A Delightful Slice of Dick Tracy History

Culled from the days when New Yorkers just had to have their newspaper comic strips.

For more than four decades, the Dick Tracy comic strip graced the front page of the New York Daily News. It is still carried in the paper today.

Back in the summer of 1945, a strike by the 1700-member Newspaper and Mail Deliverers Union took out the distribution of all NYC metropolitan daily newspapers except Ralph Ingersoll’s largely forgotten PM. For residents, the only way to get the Daily News and the other affected papers was to line up at a print production plant.

Enter Mayor Fiorello LaGuardia (pictured, above). Not only did the mayor order radio station WNYC to read the daily comic strips over the air for the length of the 17-day work stoppage. But he himself, on Sunday, July 8, jumped into the broadcast stop-gap fray, offering a one-of-a-kind relay of that day’s Dick Tracy adventures. Complete with full descriptions of each panel’s visuals.

We’re reminding you all all this because tomorrow, on Chicago public television, a new documentary about the life of Dick Tracy creator Chester Gould will debut. Chester Gould: An American Original is the result of eight years work by Tom Firak and sons Steve and John, residents of the Illinois town of Woodstock that Gould for many years called home.

From a recent report in the Kane County Chronicle:

The documentary tells of Gould’s move to Chicago in 1921 with a portfolio and $50 in his pocket.

For 10 years, he sent strip suggestions to the Chicago Tribune. All were rejected until Dick Tracy, originally called Plain Clothes Tracy. Gould received a note back saying, “Your Plain Clothes Tracy has possibilities,” the comic strip creator recalled in an interview taped before his [1985] death and featured in the documentary.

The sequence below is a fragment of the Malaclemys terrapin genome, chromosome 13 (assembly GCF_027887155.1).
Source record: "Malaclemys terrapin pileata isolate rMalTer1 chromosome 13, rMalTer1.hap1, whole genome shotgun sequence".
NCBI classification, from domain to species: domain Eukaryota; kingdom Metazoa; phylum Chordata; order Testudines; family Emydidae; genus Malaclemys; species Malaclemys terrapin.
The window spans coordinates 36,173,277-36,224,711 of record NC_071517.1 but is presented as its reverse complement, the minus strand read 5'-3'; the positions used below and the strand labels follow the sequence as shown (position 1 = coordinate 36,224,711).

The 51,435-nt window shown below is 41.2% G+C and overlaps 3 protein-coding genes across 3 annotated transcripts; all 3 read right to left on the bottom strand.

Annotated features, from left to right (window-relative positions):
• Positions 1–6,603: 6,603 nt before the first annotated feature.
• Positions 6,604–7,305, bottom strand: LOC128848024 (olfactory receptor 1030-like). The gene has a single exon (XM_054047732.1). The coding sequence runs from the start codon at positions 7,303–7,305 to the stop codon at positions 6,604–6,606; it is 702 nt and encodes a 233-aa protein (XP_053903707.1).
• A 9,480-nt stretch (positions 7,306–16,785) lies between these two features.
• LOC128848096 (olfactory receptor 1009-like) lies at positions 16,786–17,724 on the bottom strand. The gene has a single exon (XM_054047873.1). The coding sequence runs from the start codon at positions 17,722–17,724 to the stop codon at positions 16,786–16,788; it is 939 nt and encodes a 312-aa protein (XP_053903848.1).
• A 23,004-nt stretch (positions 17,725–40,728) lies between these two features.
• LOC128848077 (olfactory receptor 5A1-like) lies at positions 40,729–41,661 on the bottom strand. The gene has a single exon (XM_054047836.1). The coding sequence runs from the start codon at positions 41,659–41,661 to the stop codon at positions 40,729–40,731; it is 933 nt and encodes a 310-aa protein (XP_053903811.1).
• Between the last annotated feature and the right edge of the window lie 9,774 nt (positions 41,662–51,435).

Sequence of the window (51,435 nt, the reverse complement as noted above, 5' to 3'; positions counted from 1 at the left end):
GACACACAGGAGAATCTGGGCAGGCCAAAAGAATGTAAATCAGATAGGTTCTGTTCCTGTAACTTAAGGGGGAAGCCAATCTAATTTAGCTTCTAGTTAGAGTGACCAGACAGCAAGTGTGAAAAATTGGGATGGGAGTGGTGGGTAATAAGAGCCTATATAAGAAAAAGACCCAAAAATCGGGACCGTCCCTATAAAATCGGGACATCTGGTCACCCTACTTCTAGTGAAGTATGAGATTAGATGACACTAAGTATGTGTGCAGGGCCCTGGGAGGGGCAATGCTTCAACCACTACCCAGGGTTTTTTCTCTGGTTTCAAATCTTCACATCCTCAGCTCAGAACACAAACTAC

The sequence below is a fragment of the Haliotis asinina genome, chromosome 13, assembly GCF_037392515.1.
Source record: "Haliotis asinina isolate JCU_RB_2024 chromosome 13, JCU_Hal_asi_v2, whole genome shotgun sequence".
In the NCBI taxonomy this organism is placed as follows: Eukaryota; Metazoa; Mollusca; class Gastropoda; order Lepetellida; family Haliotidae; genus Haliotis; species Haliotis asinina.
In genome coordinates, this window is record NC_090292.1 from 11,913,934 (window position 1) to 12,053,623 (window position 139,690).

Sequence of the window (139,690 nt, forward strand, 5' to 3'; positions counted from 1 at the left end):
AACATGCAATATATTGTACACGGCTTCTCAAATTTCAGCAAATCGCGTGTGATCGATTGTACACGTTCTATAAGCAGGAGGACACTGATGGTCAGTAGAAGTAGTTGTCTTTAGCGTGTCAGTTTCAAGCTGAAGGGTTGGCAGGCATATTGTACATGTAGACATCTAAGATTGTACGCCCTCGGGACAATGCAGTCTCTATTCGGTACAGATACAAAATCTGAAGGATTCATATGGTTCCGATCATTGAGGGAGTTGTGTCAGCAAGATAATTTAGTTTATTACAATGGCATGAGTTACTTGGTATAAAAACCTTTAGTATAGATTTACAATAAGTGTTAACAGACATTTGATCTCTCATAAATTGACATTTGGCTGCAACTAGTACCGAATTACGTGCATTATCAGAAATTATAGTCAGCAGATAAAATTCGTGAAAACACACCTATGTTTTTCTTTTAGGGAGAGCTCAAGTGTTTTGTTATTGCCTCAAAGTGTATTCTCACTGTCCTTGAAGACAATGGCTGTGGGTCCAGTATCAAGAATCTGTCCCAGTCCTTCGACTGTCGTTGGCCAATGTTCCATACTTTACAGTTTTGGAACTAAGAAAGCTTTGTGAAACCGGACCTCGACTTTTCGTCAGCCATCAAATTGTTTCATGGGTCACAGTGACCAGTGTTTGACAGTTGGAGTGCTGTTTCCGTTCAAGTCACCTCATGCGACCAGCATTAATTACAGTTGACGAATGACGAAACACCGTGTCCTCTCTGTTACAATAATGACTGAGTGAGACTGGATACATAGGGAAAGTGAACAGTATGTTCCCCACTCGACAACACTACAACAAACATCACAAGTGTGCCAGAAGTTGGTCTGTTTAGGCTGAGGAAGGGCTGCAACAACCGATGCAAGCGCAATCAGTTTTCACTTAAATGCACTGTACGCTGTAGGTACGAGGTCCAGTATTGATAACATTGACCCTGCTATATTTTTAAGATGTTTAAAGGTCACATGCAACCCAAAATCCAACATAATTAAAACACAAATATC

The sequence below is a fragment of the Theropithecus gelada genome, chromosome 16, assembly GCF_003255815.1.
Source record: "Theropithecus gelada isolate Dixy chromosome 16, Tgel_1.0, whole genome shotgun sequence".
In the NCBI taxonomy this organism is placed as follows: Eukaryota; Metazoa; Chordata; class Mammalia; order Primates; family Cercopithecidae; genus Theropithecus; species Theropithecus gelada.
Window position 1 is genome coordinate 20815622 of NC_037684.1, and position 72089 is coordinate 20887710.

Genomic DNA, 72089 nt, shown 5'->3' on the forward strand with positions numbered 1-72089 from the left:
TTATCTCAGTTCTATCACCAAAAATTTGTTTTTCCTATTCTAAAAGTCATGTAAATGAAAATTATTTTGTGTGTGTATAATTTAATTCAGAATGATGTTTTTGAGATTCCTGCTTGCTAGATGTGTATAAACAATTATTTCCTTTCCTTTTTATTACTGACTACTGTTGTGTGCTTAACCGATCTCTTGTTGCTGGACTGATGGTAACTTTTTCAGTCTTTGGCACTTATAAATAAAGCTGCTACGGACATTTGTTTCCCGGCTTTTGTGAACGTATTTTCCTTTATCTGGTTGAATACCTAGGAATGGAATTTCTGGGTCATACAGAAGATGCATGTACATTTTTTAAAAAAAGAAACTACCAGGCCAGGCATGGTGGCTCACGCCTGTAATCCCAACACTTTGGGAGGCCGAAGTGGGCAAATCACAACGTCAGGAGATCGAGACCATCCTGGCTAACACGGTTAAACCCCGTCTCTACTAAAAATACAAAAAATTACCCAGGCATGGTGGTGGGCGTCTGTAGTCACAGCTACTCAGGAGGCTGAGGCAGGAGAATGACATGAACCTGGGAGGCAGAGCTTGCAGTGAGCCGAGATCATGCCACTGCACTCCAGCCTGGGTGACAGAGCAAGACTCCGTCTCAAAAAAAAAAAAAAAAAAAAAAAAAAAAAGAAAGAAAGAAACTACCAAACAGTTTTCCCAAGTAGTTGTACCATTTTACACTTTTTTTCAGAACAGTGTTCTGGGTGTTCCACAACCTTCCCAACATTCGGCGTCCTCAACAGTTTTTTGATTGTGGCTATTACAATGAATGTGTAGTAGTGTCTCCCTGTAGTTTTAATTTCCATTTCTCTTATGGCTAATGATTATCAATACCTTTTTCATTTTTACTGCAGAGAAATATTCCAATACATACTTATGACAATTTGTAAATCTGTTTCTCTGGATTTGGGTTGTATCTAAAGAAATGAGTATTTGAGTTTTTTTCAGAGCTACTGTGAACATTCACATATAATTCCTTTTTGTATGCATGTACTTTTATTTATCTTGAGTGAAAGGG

“I broke out in a cold sweat. I got the chills,” he said at the time. “I just went all to pieces.”


In honor of the documentary debut, Woodstock has declared February 22 “Chester Gould Day.” It’s the same day as the Oscars, where Warren Beatty’s 1990 movie based on the strip once claimed three statuettes.

The source material for Mayor LaGuardia’s Sunday fireside comic strip chat, shared just a month before a pair of atomic bomb drops would bring World War II to an end, encompassed 13 panels. (LaGuardia ended his 14-year mayoral run at the end of 1945.) To watch video of LaGuardia’s WNYC broadcast, click the Universal newsreel link at the bottom of this page and start at the three-minute mark.

Today, Dick Tracy is drawn and scripted by, respectively, Joe Staton and Mike Curtis, who took over in the spring of 2011 from Dick Locher.

[Bottom image of Gould via: Facebook]

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